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Wednesday, September 1, 2010

Pass It On

I have been thinking a lot here lately about education and passing on knowledge. I submitted the forms necessary for our area to be "official" homeschoolers this year, as my daughter is of the mandatory reporting age. Our reasons for keeping our children home are numerous and varied. From personal experience, there is so much learning that should happen at home, anyway, that it made a lot of sense for us. Much of that knowledge is of the homemaking variety. My daughter and son can be whatever they choose when they are older, but I expect them to be able to make dinner for themselves, sew clothes if needed, plant a garden and various other homesteading tasks that get easily left behind in modern schooling.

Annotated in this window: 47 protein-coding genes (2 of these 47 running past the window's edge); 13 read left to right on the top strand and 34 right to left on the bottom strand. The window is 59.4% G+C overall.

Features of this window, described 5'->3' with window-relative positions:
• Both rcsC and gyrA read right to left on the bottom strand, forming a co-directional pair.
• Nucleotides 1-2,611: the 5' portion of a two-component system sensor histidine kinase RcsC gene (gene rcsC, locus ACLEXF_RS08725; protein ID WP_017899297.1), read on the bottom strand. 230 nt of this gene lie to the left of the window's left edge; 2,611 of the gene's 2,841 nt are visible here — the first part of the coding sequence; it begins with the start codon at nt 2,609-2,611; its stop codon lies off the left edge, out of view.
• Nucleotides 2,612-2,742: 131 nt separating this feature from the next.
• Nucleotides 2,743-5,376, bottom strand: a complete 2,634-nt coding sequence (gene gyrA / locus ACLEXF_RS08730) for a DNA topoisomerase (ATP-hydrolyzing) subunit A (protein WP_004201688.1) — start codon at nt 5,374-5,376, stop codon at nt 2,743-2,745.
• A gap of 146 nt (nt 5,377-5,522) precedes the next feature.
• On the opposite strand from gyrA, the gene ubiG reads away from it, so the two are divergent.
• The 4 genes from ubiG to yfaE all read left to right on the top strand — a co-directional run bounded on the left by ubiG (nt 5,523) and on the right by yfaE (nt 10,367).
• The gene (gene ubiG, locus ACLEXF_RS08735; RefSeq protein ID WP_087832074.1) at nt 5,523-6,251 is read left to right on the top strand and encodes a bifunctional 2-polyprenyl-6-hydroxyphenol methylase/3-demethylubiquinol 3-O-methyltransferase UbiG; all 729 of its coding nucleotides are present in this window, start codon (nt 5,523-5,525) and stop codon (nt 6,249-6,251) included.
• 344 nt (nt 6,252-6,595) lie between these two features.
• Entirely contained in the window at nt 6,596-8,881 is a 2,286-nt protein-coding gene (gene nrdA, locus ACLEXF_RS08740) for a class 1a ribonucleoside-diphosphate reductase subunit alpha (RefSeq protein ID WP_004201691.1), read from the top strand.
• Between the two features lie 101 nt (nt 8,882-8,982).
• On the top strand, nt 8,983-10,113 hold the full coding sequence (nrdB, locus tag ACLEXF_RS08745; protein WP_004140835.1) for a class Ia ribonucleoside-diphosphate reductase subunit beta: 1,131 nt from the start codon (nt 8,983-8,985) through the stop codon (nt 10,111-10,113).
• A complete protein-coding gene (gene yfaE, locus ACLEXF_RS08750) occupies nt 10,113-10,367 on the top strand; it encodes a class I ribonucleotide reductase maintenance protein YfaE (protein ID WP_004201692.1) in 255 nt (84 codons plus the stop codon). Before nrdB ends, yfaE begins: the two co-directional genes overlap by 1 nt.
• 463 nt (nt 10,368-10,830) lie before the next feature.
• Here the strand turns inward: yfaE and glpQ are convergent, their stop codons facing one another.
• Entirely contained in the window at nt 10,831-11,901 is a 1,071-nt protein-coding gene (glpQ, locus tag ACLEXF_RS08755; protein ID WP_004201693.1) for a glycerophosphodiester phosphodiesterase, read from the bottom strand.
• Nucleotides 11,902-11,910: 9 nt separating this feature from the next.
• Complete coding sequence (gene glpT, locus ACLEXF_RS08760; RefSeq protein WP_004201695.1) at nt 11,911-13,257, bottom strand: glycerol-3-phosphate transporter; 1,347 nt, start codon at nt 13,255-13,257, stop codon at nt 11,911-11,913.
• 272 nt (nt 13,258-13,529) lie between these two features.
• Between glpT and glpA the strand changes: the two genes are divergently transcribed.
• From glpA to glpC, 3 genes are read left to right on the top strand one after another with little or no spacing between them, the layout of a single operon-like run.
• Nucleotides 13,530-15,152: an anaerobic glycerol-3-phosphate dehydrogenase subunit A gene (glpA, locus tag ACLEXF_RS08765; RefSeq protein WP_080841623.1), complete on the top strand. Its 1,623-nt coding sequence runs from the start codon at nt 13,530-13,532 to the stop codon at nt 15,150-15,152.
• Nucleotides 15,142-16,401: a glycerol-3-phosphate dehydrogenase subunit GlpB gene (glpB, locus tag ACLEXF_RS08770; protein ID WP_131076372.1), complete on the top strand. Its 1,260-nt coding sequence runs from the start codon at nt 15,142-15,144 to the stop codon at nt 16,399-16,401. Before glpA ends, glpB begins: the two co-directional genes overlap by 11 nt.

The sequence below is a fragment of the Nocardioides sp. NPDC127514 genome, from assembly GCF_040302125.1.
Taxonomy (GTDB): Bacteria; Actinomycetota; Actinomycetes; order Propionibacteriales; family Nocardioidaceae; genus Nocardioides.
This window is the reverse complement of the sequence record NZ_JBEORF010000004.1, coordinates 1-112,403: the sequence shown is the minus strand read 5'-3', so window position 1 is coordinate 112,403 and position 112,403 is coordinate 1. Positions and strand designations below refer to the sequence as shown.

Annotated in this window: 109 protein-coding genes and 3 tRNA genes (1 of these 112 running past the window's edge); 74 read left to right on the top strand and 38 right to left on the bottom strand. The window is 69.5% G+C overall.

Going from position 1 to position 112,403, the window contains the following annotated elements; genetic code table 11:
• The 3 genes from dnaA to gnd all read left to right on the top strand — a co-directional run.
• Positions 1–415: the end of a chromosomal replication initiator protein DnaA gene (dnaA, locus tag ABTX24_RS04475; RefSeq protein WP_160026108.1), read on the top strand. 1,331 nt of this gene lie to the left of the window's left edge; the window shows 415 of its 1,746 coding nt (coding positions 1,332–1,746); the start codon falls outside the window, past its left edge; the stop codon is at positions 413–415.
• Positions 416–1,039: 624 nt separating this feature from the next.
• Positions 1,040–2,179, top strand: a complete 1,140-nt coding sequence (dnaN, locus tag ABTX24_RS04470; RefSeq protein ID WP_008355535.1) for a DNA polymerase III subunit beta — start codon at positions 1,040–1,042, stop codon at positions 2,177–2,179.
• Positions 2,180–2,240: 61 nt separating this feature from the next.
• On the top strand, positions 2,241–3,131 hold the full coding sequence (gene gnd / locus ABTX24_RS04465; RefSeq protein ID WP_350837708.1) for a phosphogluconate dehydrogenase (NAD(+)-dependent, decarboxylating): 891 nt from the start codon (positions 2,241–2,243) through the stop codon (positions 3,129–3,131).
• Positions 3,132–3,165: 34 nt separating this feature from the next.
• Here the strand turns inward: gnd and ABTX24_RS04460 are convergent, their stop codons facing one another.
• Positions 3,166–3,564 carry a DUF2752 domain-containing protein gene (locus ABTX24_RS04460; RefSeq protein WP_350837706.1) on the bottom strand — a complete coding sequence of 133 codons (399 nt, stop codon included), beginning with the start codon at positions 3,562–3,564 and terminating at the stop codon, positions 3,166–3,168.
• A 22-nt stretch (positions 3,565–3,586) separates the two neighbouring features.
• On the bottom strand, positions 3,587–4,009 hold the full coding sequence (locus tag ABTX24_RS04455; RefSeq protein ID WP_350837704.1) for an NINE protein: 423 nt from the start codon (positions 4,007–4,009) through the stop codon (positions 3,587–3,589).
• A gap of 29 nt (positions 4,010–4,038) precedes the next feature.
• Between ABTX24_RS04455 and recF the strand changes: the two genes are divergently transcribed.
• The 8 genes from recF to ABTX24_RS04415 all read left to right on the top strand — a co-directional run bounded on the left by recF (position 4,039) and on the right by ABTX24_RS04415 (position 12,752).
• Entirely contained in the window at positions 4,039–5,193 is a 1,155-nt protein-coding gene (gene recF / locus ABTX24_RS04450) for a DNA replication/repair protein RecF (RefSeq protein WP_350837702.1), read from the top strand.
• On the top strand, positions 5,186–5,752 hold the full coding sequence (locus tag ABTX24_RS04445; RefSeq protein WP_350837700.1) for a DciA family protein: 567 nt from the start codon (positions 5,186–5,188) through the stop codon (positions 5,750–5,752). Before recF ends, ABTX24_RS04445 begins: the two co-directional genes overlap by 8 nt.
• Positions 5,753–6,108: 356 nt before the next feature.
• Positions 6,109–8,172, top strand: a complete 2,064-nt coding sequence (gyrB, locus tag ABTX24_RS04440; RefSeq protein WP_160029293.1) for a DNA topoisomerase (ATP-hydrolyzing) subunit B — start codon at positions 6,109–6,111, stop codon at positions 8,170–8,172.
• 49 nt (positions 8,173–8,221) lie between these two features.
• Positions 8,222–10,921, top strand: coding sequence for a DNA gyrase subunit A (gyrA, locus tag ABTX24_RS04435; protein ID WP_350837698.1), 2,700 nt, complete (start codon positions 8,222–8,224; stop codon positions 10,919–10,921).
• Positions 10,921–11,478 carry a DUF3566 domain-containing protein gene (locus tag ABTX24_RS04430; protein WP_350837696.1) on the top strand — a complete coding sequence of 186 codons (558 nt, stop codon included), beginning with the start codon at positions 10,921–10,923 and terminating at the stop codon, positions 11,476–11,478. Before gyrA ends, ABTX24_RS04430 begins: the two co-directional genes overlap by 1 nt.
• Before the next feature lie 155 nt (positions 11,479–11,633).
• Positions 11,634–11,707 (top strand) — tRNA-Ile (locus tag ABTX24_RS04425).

Recently I was given the opportunity to teach some classes at a local farm/store, and I have loved it. I love that the classes exist, period, really, though, as the fact that people will pay to learn something like making jams, making soaps, sewing aprons and cooking from scratch, tells us that priorities are changing, and for the better. There are so many crafts and skills that are getting lost-lost in a fast paced society and also due to changes in priorities. There was a time when schools (and grandmothers) taught girls how to do simple homemaking tasks-basics at the very least-so they could maintain a home when they were older. It didn't matter what path they were going to take-working full-time, having children or not-they needed basic skills. Young men were required to learn how to change the oil in a car and simple woodworking. Currently many of these programs are being cut from schools due to lack of funding and families no longer pass that sort of knowledge on, if they even possess it. I think the priorities of our society have shifted. What is even more troubling is that the older generations have even been removed from these skills in many cases. I know many families where the matriarchs or patriarchs are just as clueless about how to perform tasks many of us in the simple/frugal/green movement do everyday as their younger counterparts are.